maize kwawhowho

Maize varieties we were shown in Kwawhowho ( we were told the one on the left fairs well in drought conditions)

Talking around the different seeds offered a great way of learning about the complexity and diversity of the agri/culture system. We also walked around the garden and explored what was there and how things were planted as well as looked as some of the insects and other specie sin the system and how they are connected. These maize systems are not part of a supply chain but are rather closed systems. Maize seed is saved and in times where seed is running low farmers trade with nearby farmers and farmers rely little on external or bought inputs. During the few days we were in KwaZulu Natal  I began to see how the multi-species methodology can be a powerful tool for uncovering socio-ecological connections and wider narratives about agri/culture systems. Reflecting on some writing I read recently I started to see how a multi-species approach in conjunction with the use of photography and sensory data collection could provide a way for engaging with agricultural system in a way that draws out new complexities. George Monbiot in his recent book Feral writes how: “Most human endeavors, unless checked by public dissent, evolve into monocultures. Money seeks out a region’s competitive advantage – the field in which it competes most successfully – an promotes it to the exclusion of all else.” (Monbiot, 2014: 153)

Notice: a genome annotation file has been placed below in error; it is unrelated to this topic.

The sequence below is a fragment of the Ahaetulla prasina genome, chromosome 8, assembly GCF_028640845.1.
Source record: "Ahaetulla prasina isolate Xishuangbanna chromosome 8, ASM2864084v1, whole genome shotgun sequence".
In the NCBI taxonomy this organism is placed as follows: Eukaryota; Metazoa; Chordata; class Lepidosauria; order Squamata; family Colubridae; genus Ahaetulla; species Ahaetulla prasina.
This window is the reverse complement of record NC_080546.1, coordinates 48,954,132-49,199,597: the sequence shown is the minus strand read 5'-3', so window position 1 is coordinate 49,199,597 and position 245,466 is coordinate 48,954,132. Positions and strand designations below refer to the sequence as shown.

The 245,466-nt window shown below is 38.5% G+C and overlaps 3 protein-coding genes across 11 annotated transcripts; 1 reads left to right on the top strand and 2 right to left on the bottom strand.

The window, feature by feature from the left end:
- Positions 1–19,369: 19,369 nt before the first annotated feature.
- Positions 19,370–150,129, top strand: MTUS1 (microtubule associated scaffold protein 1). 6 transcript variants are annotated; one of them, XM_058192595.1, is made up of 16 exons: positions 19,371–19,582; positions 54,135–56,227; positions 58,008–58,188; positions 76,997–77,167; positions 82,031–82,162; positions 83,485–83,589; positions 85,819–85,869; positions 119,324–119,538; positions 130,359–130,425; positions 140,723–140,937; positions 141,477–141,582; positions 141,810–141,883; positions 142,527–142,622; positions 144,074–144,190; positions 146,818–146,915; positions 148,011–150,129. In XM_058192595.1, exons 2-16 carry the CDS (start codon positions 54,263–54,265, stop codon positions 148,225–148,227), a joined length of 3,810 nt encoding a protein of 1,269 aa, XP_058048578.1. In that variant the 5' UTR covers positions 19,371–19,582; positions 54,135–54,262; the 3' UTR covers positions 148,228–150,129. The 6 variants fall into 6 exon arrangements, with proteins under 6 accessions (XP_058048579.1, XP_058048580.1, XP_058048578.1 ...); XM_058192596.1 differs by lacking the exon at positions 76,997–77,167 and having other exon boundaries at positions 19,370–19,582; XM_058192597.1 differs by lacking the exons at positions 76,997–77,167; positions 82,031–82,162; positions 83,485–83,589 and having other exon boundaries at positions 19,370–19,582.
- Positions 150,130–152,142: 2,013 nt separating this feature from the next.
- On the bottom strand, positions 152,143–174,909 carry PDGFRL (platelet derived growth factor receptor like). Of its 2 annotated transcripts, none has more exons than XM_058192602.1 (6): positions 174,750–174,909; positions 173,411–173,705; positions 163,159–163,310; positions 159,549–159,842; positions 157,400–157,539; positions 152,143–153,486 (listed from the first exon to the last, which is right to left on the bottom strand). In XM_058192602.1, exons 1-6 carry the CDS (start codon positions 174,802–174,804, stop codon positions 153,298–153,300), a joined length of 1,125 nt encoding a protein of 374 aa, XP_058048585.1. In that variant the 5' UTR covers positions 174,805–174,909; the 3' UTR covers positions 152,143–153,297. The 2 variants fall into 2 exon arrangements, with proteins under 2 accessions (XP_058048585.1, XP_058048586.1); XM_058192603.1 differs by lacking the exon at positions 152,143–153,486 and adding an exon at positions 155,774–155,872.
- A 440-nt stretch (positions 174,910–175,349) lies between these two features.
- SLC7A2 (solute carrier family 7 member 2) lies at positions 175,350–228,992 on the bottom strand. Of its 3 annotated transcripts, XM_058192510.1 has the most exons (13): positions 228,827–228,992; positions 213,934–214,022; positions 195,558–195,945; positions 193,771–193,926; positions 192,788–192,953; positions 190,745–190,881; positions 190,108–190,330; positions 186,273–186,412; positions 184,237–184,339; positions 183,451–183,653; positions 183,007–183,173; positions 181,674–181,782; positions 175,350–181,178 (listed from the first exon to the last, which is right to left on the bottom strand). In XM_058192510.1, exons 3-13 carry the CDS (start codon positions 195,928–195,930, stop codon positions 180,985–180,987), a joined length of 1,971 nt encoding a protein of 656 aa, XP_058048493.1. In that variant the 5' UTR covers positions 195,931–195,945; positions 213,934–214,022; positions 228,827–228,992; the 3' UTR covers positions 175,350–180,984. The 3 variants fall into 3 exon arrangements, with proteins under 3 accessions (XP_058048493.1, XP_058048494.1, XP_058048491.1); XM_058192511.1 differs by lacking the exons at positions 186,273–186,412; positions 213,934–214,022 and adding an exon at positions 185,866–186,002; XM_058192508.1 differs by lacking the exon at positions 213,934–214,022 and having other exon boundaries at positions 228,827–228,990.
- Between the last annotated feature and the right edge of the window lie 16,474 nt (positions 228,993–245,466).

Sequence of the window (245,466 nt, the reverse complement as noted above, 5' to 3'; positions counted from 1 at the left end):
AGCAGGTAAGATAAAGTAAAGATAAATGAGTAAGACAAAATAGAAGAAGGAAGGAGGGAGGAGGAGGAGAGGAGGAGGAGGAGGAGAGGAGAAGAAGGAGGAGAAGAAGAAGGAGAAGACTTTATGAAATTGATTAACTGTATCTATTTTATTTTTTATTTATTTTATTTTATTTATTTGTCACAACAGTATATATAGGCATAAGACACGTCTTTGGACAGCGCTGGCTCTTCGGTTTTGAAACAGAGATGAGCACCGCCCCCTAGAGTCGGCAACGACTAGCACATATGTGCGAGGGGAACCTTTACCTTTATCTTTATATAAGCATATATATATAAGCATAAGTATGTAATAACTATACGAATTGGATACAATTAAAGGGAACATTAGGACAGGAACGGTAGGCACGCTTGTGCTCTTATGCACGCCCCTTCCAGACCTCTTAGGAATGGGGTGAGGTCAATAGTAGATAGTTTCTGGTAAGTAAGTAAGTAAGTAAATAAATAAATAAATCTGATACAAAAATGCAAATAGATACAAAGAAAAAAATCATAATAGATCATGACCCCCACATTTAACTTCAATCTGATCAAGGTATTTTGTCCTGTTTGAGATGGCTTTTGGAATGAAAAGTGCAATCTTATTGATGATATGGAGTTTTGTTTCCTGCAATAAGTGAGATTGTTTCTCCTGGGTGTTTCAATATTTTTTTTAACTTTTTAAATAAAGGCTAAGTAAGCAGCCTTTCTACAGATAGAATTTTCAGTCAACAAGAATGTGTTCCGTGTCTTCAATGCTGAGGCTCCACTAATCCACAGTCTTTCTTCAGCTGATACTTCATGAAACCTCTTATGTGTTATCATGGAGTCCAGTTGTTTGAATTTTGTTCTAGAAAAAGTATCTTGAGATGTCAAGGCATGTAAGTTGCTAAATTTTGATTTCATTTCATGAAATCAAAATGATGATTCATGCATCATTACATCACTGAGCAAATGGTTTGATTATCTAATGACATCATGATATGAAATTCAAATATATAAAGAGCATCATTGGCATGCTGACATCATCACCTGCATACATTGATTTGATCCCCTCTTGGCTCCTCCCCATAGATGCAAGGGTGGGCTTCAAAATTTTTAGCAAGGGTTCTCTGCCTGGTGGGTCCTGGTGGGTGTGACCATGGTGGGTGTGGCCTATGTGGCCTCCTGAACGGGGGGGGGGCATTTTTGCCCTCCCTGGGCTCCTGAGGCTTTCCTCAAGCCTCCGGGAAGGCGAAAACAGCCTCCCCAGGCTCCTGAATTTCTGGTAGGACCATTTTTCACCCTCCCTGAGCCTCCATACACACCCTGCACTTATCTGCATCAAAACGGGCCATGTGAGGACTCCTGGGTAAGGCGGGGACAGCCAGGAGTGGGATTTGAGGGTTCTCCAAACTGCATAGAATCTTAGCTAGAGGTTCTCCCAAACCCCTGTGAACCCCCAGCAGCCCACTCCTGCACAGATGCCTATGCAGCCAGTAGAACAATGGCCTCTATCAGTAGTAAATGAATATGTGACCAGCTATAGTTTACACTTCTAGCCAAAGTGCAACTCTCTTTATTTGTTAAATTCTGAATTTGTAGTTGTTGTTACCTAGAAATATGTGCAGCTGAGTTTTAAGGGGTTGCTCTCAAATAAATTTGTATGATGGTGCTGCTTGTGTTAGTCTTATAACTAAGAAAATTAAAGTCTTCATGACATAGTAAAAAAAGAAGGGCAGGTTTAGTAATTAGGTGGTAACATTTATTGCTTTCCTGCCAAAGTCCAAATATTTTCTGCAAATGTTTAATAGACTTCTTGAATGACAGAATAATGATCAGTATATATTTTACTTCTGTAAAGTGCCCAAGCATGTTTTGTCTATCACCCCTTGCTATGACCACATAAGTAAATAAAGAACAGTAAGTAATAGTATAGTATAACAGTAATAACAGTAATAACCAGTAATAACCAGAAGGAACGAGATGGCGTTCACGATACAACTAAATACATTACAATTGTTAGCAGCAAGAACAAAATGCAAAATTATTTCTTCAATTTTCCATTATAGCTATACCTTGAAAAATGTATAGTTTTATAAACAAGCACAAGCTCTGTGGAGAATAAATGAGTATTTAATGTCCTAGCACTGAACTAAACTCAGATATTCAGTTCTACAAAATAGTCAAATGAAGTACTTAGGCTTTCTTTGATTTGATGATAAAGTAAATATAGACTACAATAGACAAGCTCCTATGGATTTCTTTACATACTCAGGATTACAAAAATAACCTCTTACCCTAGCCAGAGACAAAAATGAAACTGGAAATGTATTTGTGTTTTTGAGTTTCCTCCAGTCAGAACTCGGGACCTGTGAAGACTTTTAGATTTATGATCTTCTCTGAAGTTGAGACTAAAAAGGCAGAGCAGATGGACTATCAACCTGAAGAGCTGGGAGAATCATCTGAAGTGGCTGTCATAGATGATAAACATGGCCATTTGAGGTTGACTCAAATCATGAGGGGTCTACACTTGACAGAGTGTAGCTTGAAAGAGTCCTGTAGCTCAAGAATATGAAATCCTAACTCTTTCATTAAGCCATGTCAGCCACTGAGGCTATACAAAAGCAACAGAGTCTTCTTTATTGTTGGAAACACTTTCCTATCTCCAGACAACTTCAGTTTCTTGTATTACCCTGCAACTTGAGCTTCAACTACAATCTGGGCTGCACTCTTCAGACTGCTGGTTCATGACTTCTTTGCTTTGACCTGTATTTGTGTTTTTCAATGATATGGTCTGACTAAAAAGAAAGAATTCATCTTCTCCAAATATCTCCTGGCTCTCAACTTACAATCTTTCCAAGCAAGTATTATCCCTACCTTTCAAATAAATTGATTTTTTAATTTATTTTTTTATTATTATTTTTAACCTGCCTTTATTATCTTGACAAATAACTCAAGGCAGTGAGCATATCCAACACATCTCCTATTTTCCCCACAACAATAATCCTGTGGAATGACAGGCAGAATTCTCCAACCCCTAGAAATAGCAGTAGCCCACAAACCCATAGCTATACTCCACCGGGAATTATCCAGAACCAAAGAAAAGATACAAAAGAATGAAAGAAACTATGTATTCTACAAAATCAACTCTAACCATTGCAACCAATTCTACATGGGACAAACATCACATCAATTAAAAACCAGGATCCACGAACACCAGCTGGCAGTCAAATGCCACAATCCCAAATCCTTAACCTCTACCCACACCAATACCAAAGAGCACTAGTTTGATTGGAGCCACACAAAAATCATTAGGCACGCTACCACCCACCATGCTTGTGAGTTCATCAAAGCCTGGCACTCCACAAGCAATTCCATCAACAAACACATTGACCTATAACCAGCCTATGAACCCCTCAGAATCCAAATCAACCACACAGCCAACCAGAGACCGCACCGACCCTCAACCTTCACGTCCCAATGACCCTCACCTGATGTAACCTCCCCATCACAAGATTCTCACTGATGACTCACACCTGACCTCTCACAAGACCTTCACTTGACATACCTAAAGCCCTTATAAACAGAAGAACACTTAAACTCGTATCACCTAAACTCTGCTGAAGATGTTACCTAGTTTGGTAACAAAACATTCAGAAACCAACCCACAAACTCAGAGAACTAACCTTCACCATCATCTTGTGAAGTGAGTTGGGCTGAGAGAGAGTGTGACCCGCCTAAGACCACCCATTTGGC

I look forward to exploring many different systems of small-scale agriculture and how an interest in the multi-species as a window into understanding these systems better. I am interested in looking at a range of systems from those that sustain an increased level of diversity growing various kinds of traditional maize varieties as well as other crops to those that resemble monocultures growing only one varitety of GM maize. In March we will be be visiting various types of small-scale maize farms in the Northern part of KwaZulu near the borders of Swaziland and Mozambique where farmers grow traditional, hybrid and GM maize more commercially and so that will be an opportunity to explore the supply chain linkages and the use of the multispecies as a way of researching maize agri/culture systems.